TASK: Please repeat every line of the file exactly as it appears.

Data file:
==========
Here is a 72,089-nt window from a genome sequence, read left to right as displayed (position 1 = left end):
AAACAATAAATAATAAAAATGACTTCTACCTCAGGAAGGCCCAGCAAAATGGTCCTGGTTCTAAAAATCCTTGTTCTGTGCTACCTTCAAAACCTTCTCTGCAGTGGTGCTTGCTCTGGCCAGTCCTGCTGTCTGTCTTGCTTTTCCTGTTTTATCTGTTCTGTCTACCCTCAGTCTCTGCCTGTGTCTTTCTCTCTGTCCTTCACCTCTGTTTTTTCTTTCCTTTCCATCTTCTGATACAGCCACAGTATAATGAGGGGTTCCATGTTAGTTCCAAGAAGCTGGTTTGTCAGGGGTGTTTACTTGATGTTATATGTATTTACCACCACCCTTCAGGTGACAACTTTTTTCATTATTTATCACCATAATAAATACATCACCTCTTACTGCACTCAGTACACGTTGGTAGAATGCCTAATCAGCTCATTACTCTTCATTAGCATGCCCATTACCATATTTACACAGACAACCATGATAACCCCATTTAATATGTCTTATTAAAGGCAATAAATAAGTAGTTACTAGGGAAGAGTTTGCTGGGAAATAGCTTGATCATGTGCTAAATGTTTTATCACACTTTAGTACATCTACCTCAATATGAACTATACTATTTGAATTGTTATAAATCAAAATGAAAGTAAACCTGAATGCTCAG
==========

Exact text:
Here is a 72,089-nt window from a genome sequence, read left to right as displayed (position 1 = left end):
AAACAATAAATAATAAAAATGACTTCTACCTCAGGAAGGCCCAGCAAAATGGTCCTGGTTCTAAAAATCCTTGTTCTGTGCTACCTTCAAAACCTTCTCTGCAGTGGTGCTTGCTCTGGCCAGTCCTGCTGTCTGTCTTGCTTTTCCTGTTTTATCTGTTCTGTCTACCCTCAGTCTCTGCCTGTGTCTTTCTCTCTGTCCTTCACCTCTGTTTTTTCTTTCCTTTCCATCTTCTGATACAGCCACAGTATAATGAGGGGTTCCATGTTAGTTCCAAGAAGCTGGTTTGTCAGGGGTGTTTACTTGATGTTATATGTATTTACCACCACCCTTCAGGTGACAACTTTTTTCATTATTTATCACCATAATAAATACATCACCTCTTACTGCACTCAGTACACGTTGGTAGAATGCCTAATCAGCTCATTACTCTTCATTAGCATGCCCATTACCATATTTACACAGACAACCATGATAACCCCATTTAATATGTCTTATTAAAGGCAATAAATAAGTAGTTACTAGGGAAGAGTTTGCTGGGAAATAGCTTGATCATGTGCTAAATGTTTTATCACACTTTAGTACATCTACCTCAATATGAACTATACTATTTGAATTGTTATAAATCAAAATGAAAGTAAACCTGAATGCTCAG